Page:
Fang & Wang (2011) suggest that “functional language analysis” is a useful alternative to the use of traditional rubrics for grading student writing. The authors argue that rubrics are not successful at improving the student’s learning and development and are often unclear even when the goal is to clarify expectations. Functional language analysis “…offers a set of analytical tools that enables teachers to focus systematically on the language choices students have made in their writing and evaluate whether these choices are appropriate for the particular task at hand and effective for presenting information, creating discursive flow, and infusing perspectives” (pp.149 – 150). This kind of analysis recognizes the contextual nature of writing and communication and focuses assessment on appropriate language use for the particular context.
See below for an example of functional language analysis grading criteria:
In summary, Functional Language Analysis can allow instructors to grade writing based on the context of the assignment in conjunction with adherence to evaluating traditional writing standards.
*Fang, Z. & Wang, Z. (2011). Beyond rubrics: Using functional language analysis to evaluate student writing. Australian Journal Of Language & Literacy, 34(2), 147-165.
Example 3: Grounded Theory Approach (Qualitative Analysis of Writing)
Authors Migliaccio & Melzer (2011) suggest that grounded theory, traditionally used in qualitative research, can be a useful tool for assessing how faculty assess student writing and the accomplishment of learning outcomes. Grounded theory analysis is a method that allows for exploration of a phenomenon in an inductive manner by searching for common themes in the context of the writing. Faculty can assess the achievement of course objectives and program objectives by looking at all or a sample of student papers and editors’ comments. After this process is complete, coders can review faculty comments for common themes that emerge in order to guide the course revision process (or assignment revision process). This particular method provides a framework for examining common trends among students.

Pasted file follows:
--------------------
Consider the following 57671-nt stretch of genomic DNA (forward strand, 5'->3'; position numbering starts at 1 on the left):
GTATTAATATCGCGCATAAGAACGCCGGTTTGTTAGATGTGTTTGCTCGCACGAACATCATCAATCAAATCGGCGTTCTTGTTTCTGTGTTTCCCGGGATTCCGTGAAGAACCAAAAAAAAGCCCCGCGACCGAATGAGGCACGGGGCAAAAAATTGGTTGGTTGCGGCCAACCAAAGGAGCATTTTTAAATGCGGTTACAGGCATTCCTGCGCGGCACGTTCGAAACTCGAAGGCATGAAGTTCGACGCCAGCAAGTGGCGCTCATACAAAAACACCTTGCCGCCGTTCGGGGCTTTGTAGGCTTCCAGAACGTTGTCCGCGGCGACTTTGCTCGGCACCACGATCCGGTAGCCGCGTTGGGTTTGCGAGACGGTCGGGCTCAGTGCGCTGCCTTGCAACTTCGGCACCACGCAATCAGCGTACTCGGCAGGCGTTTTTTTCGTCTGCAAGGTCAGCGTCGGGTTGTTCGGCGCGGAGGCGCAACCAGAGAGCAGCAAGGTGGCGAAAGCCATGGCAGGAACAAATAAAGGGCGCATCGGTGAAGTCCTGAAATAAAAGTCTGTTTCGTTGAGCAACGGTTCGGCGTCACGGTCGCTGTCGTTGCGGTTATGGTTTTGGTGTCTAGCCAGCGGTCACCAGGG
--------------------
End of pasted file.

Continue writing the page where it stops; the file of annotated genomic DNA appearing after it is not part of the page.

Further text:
In summary, a Grounded Theory Approach can be useful in reviewing group level accomplishment of student learning outcomes and can be a measurement used to assess if course content and assignments are helping students meet these goals.
*Migliaccio, T. & Melzer, D. (2011). Using grounded theory in writing assessment. The WAC Journal, 22, 79-89.
Example 4: Assessment Through Collaborative Critique
Authors and instructors Robbins, Poper & Herrod (1997) approach the process of student writing from a feminist and social constructivist perspective, framing the experience for their students as noncompetitive, collaborative and nonhierarchical. The “action research” project (sometimes alternately labeled “participatory action research”) that emerged was a collaborative effort involving the students and instructors from inception to completion. This allowed the authors to acknowledge the social aspect of learning to write and allowed students to see, experience and reflect on this process while creating work to be evaluated.
Students across three different primary, secondary and post-secondary classrooms were asked to write letters to each other to practice the genre of letter writing. The letters were not graded and the process of learning involved the composition of the letter, later revisions, small and large group discussion of the work along with reflective writings on the project. All three instructors participated writing and sharing letters as well. Students and parents were made aware of the learning objectives and were continuously asked for their insight and reflection throughout the study. Results showed that students were able to revise their work in anticipation of their audience, all of who would not be in their classroom or in their age group. They were also able to compare and contrast the difference in writing levels, techniques and letter content among the age groups. Most of the students, especially the middle school participants, were eager to write back to their counterparts and showed an increase in enthusiasm. Due to the popularity and success of this project, instructors decided to create a similar collaborative project for creative writing.